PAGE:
Regardless of how detection happens, once a node from group B is aware of another group A, it must decide whether it should merge into A or if it should stay in B. Nodes cannot merge unconditionally, because otherwise the whole network may never converge as nodes merge back and forth between multiple groups. Our goal is to ensure that all the nodes converge into a single (possibly multi-hop) syncgroup, so that we should try to minimize the amount of time and energy spent on reaching a converged state. The decision algorithm should implement a relation  that provides a total ordering of the set of existing synchronized groups of nodes. That is, the decision relation A  B determines whether group A is superior to group B. Thus, when a node in B receives a JOIN message from a node in A, it should merge into group A if and only if A  B. The relation  should provide the following three properties: (1) antisymmetric: if A  B and B  A then A ≡ B (2) total: A  B or B  A (3) transitive: if A  B and B  C then A  C ACM Transactions on Sensor Networks, Vol. 9, No. 4, Article 39, Publication date: March 2015.

Decentralized Network-level Synchronization in Mobile Ad Hoc Networks

C

B round i

A

C

B

39:11

A

round i+1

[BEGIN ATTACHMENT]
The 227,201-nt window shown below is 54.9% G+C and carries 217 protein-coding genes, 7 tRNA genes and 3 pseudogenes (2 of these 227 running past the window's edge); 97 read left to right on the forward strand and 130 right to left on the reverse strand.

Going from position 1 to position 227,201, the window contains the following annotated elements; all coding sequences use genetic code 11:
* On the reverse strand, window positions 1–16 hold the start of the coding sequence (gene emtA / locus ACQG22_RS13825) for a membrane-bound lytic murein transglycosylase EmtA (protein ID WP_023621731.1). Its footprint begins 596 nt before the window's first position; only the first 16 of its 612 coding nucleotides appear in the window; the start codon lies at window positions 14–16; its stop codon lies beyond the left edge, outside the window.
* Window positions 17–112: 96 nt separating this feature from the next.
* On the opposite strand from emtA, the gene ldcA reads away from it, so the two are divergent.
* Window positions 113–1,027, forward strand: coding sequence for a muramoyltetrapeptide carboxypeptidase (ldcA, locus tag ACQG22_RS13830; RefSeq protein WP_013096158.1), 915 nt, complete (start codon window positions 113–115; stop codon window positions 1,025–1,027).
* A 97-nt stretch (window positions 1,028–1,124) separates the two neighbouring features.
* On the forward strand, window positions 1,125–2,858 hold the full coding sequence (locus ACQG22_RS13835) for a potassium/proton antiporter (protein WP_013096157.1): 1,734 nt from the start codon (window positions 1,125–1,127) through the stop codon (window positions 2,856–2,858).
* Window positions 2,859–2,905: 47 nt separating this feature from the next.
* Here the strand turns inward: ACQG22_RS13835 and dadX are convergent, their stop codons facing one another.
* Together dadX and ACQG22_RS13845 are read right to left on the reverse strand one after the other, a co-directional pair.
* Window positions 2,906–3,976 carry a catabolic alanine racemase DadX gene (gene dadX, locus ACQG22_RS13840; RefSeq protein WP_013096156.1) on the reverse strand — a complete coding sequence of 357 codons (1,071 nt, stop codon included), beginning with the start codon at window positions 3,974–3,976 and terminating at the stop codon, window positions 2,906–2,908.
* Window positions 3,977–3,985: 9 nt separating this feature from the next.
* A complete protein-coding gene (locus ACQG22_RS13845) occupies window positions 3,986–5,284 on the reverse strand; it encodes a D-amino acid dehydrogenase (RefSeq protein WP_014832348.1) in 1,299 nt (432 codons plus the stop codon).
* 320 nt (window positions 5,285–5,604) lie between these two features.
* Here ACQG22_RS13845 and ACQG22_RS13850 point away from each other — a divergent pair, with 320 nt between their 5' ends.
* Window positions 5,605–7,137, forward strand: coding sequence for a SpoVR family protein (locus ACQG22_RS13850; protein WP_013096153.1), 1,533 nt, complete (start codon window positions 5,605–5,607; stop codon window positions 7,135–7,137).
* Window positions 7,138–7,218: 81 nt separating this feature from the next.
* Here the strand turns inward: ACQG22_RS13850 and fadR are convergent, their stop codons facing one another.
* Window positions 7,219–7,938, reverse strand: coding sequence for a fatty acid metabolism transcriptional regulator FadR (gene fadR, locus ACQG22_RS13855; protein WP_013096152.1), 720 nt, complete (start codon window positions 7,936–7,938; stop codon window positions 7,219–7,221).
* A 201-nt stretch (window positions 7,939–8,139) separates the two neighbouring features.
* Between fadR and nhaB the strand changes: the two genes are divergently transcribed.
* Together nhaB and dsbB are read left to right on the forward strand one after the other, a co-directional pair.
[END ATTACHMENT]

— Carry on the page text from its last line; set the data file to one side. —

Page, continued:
Fig. 4: A graphical representation of the problem in the timing-based decision mechanism t called . The axis at the bottom represents time in the same fashion as Fig. 2. The additional colored lines above the axis show the span of time where the JOIN messages from the associated syncgroup will be respected. In order to promote convergence in the merging behavior, we propose enforcing a deterministic ordering of syncgroups. In static networks, nodes should eventually detect all other nodes/groups within their radio range. Provided that the network is connected, all nodes will eventually become aware of all other synchronized groups in the network. Because of the total ordering of these groups, nodes can always deterministically select the best group when making a merge decision. In theory, this should lead to network convergence as all nodes eventually merge into the best group. Note that taking mobility into account does not directly affect the logic of deciding whether or not to merge. Nevertheless, there are effects that we need to consider, specifically on the design of the decision relation. t . GMAC’s default decision relation uses a heuristic 4.2.1. Timing-based decision relation,  mechanism to decide when a node should merge into a newly discovered group: if a received JOIN message was sent during the first half of the sender’s round, then it is accepted as valid, otherwise it is discarded. Note that while sending JOIN messages in the second half of a node’s round that will only be discarded seems wasteful, the messages contain debugging information so they are sent regardless of whether or not they will be considt ered valid. This timing-based relation, , is meant to ensure antisymmetry (Property 1) for the decision relation. This is because, for any two groups, only one of them can send a JOIN message in the first half of its inactive period that the other can receive during its active period. Furthermore, t provides totality (Property 2), because the two groups cannot be desynchronized by more than half a round, implying the active period of one overlaps with the first half of the other’s round. However, t does not provide transitivity (Property 3). If more than two groups exist in each other’s range, there can be a ‘loop’, i.e., where nodes can merge from A to B to C and then back to A. In the best case, one of the groups in the loop can be eliminated if all of its nodes merge into the other groups. For example, if groups B and C could get all of the nodes in A to merge into their respective groups before A can get any nodes from C to merge into it, then the loop would have been removed. In the worst case, these loops can persist forever, leading to a network that never converges. A visual example of this effect is seen in Fig. 4. Nodes in group A will accept JOIN messages from group B, because the first half of the group B’s round overlaps with the active period of group A (i.e., B t A). Similarly, nodes in group B will react to JOIN messages from group C. Finally, due to the timing of their active periods, nodes in group C will react to join messages only from nodes in A. It is thus seen that the three groups form a loop, allowing for a node to merge from A to B in one round, from B to C in a subsequent round, only to later merge back into group A, ad infinitum. We will provide a solution to this problem below.